June Steenkamp sees feathers frequently in her day-to-day life which have no reason to be there - and remains convinced they are a sign that her daughter, Reeva, is looking over her.
"Reeva had a thing about feathers; she loved their delicacy and beauty. I started to notice little white feathers and I'd think, she's here. I'm sure there are lots of things you cling to in grief as signs that the person you have lost has not really gone away, and it makes me feel better to believe that her spirit is still with us."
June (68), originally from Blackburn, Lancashire, and her husband Barry are still trying to come to terms with the loss of their beloved daughter, who was shot dead aged 29 by Oscar Pistorius, then 26, who is now serving five years for his crime, following the highly publicised televised seven-month trial.
They had been South Africa's golden couple - she a model on the brink of a lucrative TV career, he the double amputee Olympic and Paralympic hero known as the "blade runner". But June says she knew things weren't right in the couple's three-month relationship, and that she sensed Reeva was looking for an out.
Charged with murder after he opened fire through the locked toilet door of his apartment in Pretoria, where Reeva was cowering, Pistorius claimed throughout the trial that he mistook his girlfriend for an intruder.
He was acquitted of murder but convicted of the lesser crime of culpable homicide, the South African equivalent of manslaughter, and, despite his five-year sentence, according to legal experts, he could be released under supervision after 10 months.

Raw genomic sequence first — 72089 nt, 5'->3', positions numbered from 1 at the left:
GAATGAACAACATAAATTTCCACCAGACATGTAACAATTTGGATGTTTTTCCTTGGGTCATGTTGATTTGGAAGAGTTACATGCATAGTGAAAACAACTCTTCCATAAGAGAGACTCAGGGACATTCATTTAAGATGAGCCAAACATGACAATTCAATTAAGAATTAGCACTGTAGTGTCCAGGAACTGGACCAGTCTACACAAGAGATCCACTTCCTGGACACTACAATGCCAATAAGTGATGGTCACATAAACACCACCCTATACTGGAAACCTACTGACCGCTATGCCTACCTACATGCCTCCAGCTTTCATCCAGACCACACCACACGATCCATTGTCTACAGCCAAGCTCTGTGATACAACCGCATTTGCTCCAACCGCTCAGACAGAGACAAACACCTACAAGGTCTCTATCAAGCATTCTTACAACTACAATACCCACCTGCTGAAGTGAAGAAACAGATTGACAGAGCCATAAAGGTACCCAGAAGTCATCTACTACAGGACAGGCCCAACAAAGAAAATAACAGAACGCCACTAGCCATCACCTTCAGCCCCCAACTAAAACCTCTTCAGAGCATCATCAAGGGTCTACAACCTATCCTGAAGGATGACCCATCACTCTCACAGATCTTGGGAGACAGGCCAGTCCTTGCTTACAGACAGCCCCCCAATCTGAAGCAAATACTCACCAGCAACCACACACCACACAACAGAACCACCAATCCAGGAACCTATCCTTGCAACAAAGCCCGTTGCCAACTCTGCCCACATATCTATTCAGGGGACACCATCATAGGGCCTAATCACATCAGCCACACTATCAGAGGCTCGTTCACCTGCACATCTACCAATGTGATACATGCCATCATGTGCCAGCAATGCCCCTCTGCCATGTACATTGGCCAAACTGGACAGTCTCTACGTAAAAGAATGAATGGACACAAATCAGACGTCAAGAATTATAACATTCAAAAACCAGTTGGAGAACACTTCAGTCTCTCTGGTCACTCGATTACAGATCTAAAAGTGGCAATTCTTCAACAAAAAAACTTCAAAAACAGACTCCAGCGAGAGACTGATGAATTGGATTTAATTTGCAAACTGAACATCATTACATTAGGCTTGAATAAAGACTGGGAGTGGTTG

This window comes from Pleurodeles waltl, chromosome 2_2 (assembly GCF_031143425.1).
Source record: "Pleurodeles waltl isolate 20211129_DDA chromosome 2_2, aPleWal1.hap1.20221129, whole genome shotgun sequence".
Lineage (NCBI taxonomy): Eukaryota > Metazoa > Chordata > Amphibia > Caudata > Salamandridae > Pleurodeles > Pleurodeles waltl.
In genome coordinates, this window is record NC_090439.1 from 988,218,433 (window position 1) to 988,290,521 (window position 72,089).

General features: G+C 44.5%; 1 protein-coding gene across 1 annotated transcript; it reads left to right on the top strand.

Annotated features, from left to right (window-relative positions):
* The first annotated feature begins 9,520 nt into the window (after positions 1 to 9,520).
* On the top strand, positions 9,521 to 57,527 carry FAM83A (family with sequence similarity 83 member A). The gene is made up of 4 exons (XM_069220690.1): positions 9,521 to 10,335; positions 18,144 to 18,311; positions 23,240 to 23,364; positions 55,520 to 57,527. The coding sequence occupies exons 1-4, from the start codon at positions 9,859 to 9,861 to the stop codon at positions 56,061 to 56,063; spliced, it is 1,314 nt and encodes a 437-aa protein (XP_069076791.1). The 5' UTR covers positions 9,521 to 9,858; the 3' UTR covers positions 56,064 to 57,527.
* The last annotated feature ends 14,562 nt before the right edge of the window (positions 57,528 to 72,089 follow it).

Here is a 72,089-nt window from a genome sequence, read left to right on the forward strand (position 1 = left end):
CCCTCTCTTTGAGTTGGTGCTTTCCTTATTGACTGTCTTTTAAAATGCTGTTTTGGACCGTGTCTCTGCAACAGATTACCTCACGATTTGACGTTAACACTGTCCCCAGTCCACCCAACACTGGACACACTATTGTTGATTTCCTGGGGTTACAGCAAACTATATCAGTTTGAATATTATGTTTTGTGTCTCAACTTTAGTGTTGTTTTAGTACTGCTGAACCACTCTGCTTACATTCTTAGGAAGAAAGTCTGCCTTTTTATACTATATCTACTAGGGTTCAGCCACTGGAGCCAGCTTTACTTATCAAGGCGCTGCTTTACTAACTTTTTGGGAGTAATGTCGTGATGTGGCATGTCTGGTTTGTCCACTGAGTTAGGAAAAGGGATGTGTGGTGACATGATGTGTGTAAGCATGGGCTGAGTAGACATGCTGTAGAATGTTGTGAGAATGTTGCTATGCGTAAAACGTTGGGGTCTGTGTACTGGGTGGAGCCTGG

Last week, state prosecutors won their right to appeal against his culpable homicide conviction. They are seeking a murder conviction, and the case will now go before South Africa's Supreme Court of Appeal. They lost their application to challenge the five-year sentence.
They have argued that Judge Thokozile Masipa misinterpreted the law when she ruled that Pistorius did not intentionally shoot Ms Steenkamp.
Meanwhile, June and Barry, a horse trainer, are serving their own life sentence without their daughter. June has now written her version of events in her book, Reeva: A Mother's Story, which charts the story of Reeva's life, her untimely death, the trial and everything that followed.
Speaking from her home in Port Elizabeth, she says she has found the last few weeks the most difficult. "I've come out the other side, but it's hurting me now more than it did right at the beginning. We never had time to grieve. It's crystal clear now that I have to make my life without her."
Their house is like a shrine, she says.
"Reeva's possessions are all over the place. I wear one of her jackets all of the time. It's like having her around me.
"I gave her a bracelet with a brass horse on and she loved it. I wear that often. It reminds me that she's still around.
"I have her white linen on the bed. It's a comfort to know she once slept in it, and that somehow her essence must still be there."
She even sprays herself with Reeva's Narciso Rodriguez perfume to drink in her presence.
June recalls that during the trial, she and Barry were given a room to go to during the short adjournments, and one day she found a scattering of white feathers under the open window there.